Flying the TBM Kronos in Second Life

Flying the TBM Kronos over Isla Pey

Every time I promise myself, “no more planes!”, something happens to change my mind. Most recently, I’ve been throwing the CLSA Stampe SV.4 around the sky a lot of late (you can read a review of this ‘plane – now costing L$15 – here). This, plus a couple of suggestions led me to try – and buy – the TBM  Kronos V6.

Resembling the Pitt Special S1 / S2, the Kronos is a partial mesh build weighing-in at a default 51 LI, with a display cost of just under 42K and a quite enviable physics cost of 1.5. All of which makes for a very nibble aeroplane with some of the best close-to-real handling I’ve experienced in Second Life – not that I’m necessarily an expert in such things.

The Kronos variants: the full-size version (centre rear); version for smaller avatars (l); version for Tinies (right) and the Petite version (centre front)

A single-seater the Kronos eschews any menu system, and instead offers all commands and options directly through chat or a simple HUD. By default the latter attaches to the top right of the screen, and is nicely shaped to fit the corner without taking up too much space. The controls provided comprise an airspeed indicator, compass, altimeter, and four pre-set camera options.

This is a plane that packs in a lot in many respects. Delivered in a neat suitcase, which opens to reveal a (non-functioning) radio controlled model, together with control handset and a little fuel supply, the ‘plane unpacks to revels not one, but five models. These are: the Default sized ‘plane (51 LI), a slightly smaller version for smaller avatars (43 LI, together with a 0.9 physics cost), a version for Tinies (35 LI), a really dinky version for Petites (32 LI). Also supplied is a non-flying static model. Also supplied is an engine test stand and engine, documentation (basic but sufficient) and a poster.

Inverted climb over Blake Sea

The plane itself is a good-looking little machine, by default presented in an eye-catching and logo-emblazoned finish suitable for the aerobatics / airshow circuit, although perhaps a little too loud for my taste with all the flame motifs.  The engine hood is presented semi-transparent, and the design of the ‘plane can make getting to it a little difficult if you’d prefer it to be opaque, as I did.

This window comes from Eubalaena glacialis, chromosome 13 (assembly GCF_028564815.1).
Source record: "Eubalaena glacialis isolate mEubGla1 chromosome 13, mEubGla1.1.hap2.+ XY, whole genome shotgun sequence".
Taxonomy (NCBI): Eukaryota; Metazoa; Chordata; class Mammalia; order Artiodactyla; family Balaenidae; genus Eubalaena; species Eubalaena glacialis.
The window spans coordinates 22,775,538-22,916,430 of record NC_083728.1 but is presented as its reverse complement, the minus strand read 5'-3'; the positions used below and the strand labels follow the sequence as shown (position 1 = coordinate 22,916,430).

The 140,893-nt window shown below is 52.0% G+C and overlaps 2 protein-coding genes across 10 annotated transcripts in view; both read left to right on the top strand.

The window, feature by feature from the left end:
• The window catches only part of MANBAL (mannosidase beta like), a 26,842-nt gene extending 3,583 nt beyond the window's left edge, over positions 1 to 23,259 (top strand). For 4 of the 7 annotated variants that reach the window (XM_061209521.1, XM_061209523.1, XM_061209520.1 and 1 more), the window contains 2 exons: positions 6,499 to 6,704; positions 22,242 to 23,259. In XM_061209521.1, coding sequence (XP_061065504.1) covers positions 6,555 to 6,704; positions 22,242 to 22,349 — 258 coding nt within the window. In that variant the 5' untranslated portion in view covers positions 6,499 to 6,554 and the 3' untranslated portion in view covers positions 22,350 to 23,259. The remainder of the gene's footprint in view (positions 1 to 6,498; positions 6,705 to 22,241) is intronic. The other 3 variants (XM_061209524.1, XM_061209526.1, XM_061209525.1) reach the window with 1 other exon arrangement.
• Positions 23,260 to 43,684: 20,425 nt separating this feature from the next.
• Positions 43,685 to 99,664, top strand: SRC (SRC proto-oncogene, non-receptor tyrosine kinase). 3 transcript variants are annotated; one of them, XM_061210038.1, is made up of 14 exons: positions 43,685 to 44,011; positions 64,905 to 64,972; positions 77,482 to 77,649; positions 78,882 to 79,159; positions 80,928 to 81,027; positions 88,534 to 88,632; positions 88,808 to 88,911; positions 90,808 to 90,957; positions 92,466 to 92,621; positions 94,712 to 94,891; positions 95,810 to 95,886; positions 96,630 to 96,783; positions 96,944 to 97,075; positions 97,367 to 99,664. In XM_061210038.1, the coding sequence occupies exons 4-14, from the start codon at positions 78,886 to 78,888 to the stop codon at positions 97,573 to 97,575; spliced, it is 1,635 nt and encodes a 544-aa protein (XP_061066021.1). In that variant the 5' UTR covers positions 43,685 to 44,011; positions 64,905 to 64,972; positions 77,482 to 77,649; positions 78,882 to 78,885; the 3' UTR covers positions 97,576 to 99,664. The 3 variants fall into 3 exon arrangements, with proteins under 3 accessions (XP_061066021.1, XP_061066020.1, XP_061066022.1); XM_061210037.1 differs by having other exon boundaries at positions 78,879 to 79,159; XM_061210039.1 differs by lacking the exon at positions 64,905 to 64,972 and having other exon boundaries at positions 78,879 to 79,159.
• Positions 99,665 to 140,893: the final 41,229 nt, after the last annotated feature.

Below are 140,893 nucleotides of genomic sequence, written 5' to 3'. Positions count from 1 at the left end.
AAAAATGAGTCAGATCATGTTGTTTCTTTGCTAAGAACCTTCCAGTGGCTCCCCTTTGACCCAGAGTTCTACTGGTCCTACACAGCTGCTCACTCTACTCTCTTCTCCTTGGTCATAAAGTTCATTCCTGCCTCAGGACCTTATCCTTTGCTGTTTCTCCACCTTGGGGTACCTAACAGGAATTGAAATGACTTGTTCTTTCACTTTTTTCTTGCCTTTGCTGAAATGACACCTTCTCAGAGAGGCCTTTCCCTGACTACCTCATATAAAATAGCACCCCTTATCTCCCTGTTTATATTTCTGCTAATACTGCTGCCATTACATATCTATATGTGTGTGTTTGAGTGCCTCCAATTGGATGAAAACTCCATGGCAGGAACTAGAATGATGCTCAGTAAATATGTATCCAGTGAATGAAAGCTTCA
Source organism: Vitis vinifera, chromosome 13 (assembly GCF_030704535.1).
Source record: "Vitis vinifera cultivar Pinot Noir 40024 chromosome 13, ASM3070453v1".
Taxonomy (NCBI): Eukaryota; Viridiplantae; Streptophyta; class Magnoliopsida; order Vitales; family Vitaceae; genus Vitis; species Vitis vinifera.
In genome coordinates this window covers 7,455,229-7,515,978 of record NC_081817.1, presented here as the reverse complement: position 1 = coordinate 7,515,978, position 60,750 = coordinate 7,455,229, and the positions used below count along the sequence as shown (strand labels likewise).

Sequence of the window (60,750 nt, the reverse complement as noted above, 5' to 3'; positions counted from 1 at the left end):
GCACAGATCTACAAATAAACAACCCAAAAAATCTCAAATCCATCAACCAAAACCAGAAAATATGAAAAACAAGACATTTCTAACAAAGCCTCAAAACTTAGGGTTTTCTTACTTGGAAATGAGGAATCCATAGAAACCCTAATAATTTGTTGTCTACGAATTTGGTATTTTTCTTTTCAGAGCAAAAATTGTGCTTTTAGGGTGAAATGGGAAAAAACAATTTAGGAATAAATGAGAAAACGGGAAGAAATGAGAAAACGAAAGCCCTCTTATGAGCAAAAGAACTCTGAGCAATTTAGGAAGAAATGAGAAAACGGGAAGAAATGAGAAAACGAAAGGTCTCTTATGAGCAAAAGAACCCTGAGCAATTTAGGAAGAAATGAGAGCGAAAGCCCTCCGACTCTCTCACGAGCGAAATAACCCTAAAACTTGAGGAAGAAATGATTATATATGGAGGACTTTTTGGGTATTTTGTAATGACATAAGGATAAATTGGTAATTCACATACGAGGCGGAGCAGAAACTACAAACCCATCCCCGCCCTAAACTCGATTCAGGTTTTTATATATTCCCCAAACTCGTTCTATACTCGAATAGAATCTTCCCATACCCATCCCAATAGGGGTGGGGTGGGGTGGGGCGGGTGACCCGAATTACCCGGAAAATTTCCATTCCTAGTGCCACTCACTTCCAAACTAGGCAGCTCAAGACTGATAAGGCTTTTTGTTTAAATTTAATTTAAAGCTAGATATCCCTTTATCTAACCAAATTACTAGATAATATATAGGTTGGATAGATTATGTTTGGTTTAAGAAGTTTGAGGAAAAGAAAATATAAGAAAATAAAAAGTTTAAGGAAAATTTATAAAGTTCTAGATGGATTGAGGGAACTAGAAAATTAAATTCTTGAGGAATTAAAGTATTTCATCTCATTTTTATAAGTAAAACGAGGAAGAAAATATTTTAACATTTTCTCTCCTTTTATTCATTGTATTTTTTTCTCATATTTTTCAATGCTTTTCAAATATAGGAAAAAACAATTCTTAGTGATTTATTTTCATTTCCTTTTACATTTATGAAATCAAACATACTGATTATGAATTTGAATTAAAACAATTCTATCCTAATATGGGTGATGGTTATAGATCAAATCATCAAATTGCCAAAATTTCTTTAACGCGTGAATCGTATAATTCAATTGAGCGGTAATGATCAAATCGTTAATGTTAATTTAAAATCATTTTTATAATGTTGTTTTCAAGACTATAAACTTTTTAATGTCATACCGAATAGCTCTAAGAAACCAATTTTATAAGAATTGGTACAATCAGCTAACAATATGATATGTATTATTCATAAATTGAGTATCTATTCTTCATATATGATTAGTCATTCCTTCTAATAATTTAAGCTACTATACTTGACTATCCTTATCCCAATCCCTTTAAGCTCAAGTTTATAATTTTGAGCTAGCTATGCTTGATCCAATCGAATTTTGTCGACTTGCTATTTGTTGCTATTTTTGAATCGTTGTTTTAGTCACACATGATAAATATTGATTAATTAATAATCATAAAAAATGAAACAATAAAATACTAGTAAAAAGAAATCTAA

Flight controls are the usual for an aircraft: WASD / arrow keys for elevators / rudder and ailerons; E and C / PAGE keys for throttle. For those not used to such a responsive aircraft, remember use of the SHIFT key with the LEFT / RIGHT keys will allow rudder-only turns (unless in Mouselook). Lights are absent the ‘plane, but as it is intended for aerobatics, white smoke can be toggled by typing “i” once the engine is started.   Throttle-wise, 5%-10% provides suitable ground movement speed, and when steering, the plane is both responsive and positive – one of the best ground-handlers I’ve been in.

A low pass over Isla Pey

As a STOL plane, the Kronos will lift-off at anything over 35% of throttle once the airspeed is high enough, and it’ll place itself in “landing mode” with a fairly fast rate of descent at 25% throttle. 30-40% throttle is ideal for cruising, and anything above 45% suitable for aerobatics.

In terms of the latter, the Kronos is a delight, although those used to flying more sedentary ‘planes many find it an initial handful. Light and responsive, it will loop and roll t a touch, and with a little practice it is possible to throw this ‘plane around quite and lot and keep it inside the boundaries of a single region.

The plane is nippy enough in “standard” mode. However, it has two further modes: H for “hardcore” and HH for “hyper hardcore.” I confess, I didn’t feel a lot of difference between H and HH, but the Kronos did respond faster in “hardcore” mode.

The smoke system in action – be sure to have your viewer’s particle system turned up

A template is provided for painting, and there are also some commercial kits available. Custom work can be a little bit of a pain when applying manually: there are a number of transparent elements overlaying some of the ‘plane’s surfaces (notably the engine cover and the wing surfaces), so a little care and patience is required, but nothing that is particularly taxing. For my part, I opted to use the supplied paint scheme as a base – largely due to the presence of the tigers on the tailplane 🙂 .

Good-looking, manoeuvrable, fun-to-fly, the Kronos is a great little single-seater by Rafaell Sorbet and Tania Bouvier, with a nice little HUD by Bunnys Fride. At L$ 1,799, it’s a recommended buy – but if you’re new to flying in SL, try the demo at TBM’s in-world airfield first.

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